In this latest episode of 'The Road to the Finest English Fizz' our good friend and BBC2's wine expert, Joe Wadsack, interviews the man behind the bottle, Owner and Managing Director, Ian Kellett.
Here they discuss exactly what led Ian's heart to Hambledon Vineyard, why he is so passionate about supporting English sparkling wine, and exploring the journey behind and in front of Hambledon Vineyard. Expect some sneak peeks of what's to come in the near future!
So sit back, relax, treat yourself to glass of Ian’s favourite Hambledon Première Cuvée and enjoy!
Joe - Hi, I’m Joe Wadsack and it’s my pleasure today to interview the owner of Hambledon. So Ian, we’ve known each other for a while now but this is the first time I’ve had the chance to really question you about your background and your motives. How do you feel about that?
Ian – A little bit of trepidation to be honest. You know too much about me! (both laugh)
Joe - So let’s start right at the beginning. Ian, where did you grow up and is there anything in your formative years that led to where you are now?
Ian – So I grew up in Yorkshire, then went to university in London and studied Biochemistry as my degree. After that, I worked in the food industry and studied accountancy, then I was offered a job in the City where I ended up doing food and drink-based investment, equity research and corporate finance, and in the middle of that time I bought a house in France just north of Bordeaux and decided that I really needed a vineyard in Bordeaux as well (!). And then this place, Hambledon vineyard, became available; it was England’s oldest vineyard and I thought, well that’s intriguing, and so instead of being another British banker taking money to rural France, I thought it would be much more interesting to have a go at taking on that little brand “Champagne” from our front garden… And then I took myself “back to school”, to Plumpton College to study Oenology/winemaking.
Joe – So do you think you bought Hambledon vineyard with your heart or with your head – or is it both?
Ian – Oh, heart. I mean, the heart side of it, it was only intended to be a smallish project and wasn’t intended to take over life the way it has. We’ve got 15 acres of vineyard in front of the house now, which was all I Intended to plant, and just to put the old winery back into operation, albeit making sparkling rather than still wine. But when you’re trying to develop a business as an entrepreneur I think it’s a bit like raising a child, in that you want to bring it up to be as good as it can be, and that’s just meant it’s become much bigger than we ever originally intended. So it was definitely a move of the heart, but the application, I’d like to think, has all been done with the head.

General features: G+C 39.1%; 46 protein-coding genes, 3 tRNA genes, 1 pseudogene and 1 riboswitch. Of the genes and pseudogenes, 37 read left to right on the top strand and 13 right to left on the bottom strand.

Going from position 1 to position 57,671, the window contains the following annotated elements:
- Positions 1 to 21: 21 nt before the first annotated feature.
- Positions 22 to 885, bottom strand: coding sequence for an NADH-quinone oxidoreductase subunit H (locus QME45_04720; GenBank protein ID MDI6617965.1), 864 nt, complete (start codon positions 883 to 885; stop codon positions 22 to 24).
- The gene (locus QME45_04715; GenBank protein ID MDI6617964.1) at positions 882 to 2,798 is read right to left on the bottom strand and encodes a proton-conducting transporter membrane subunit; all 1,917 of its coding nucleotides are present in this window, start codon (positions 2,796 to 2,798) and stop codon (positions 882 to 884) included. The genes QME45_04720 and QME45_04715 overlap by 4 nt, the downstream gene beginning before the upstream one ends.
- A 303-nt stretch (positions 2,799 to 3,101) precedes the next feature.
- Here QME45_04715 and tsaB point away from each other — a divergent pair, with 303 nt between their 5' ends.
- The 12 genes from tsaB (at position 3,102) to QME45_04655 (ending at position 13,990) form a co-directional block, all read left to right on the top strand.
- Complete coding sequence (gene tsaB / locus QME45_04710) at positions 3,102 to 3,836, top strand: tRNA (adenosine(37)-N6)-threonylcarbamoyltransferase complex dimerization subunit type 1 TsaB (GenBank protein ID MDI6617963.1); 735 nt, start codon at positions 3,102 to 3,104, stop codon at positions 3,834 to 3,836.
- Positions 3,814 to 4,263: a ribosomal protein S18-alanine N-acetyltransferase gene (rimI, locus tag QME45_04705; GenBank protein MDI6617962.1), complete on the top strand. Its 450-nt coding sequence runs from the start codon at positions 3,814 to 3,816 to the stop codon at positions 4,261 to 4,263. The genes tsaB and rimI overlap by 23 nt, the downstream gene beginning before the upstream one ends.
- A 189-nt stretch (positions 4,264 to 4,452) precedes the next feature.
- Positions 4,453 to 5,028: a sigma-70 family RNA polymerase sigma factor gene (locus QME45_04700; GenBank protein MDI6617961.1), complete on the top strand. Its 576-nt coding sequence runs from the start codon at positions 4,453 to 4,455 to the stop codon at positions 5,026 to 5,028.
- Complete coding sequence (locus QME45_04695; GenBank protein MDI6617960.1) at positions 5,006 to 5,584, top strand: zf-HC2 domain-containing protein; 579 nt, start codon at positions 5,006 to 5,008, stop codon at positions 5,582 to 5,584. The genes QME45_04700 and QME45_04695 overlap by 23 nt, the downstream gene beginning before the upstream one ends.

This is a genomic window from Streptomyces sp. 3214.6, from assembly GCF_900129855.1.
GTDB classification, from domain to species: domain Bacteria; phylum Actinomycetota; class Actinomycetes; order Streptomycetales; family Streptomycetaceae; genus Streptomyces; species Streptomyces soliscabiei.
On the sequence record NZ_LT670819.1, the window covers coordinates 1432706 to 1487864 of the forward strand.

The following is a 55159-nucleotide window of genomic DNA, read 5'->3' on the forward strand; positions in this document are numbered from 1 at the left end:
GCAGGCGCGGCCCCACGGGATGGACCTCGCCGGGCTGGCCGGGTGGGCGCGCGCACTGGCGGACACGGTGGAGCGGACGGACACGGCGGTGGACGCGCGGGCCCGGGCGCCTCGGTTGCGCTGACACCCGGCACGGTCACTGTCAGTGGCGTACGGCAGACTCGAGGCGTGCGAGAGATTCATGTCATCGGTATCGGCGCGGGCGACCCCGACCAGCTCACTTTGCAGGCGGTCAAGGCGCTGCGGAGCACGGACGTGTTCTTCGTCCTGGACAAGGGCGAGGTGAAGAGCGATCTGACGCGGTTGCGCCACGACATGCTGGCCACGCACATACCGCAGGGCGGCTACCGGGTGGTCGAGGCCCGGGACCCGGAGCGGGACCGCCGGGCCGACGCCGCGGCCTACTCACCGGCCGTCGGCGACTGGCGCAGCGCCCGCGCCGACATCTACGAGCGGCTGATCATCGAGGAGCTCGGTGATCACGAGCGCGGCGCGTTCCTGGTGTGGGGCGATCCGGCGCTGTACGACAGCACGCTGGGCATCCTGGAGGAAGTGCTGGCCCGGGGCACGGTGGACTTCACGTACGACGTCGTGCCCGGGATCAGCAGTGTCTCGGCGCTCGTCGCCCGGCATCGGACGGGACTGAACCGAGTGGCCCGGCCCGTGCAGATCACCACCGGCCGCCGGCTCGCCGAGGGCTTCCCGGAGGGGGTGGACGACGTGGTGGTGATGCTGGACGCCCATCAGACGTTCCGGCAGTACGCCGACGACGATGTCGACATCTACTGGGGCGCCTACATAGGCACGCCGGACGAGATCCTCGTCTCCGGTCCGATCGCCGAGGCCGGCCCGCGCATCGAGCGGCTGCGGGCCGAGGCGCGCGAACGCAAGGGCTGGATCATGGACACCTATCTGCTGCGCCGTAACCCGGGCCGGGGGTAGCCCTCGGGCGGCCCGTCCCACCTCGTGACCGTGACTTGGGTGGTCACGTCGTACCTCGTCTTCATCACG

Joe – Head-wise, you are clearly able to spot opportunities in business, and it doesn’t sound like you ever rest! So tell us about the restaurant you’re building.
Ian – Well we’ve ended up deciding to do an awful lot more - this is a good example of raising the child to be the best it can be. We knew, to build a pre-eminent international wine brand, that we needed a visitor facility, but we really didn’t want to run a restaurant – the idea of it terrified us. What’s changed over the last three years of our research is we’ve concluded that the US market for selling wine direct to consumers, which is very powerful, has been built upon “oeno-tourism”, so that the vast majority of people buying the wine directly have actually visited the vineyards.
So that’s what made us realise – I mean we have a beautiful location here, the winery on site with the vineyards, the cellars underground onsite, the house with a family in it, etc. - so we’ve decided to go all-out on building what we think will be the most remarkable restaurant/oeno-tourism facility in English wine and maybe one of the leading European ones. We’ve got the interior designers who did Ramsay’s 3* flagship in Chelsea and various Heston Blumenthal projects and we’ve just recruited the former head chef from the Manoir aux Quat’Saisons who did 10 years there. We’re building what we hope will be the most beautiful restaurant in Hampshire by a distance, as a springboard for the whole brand.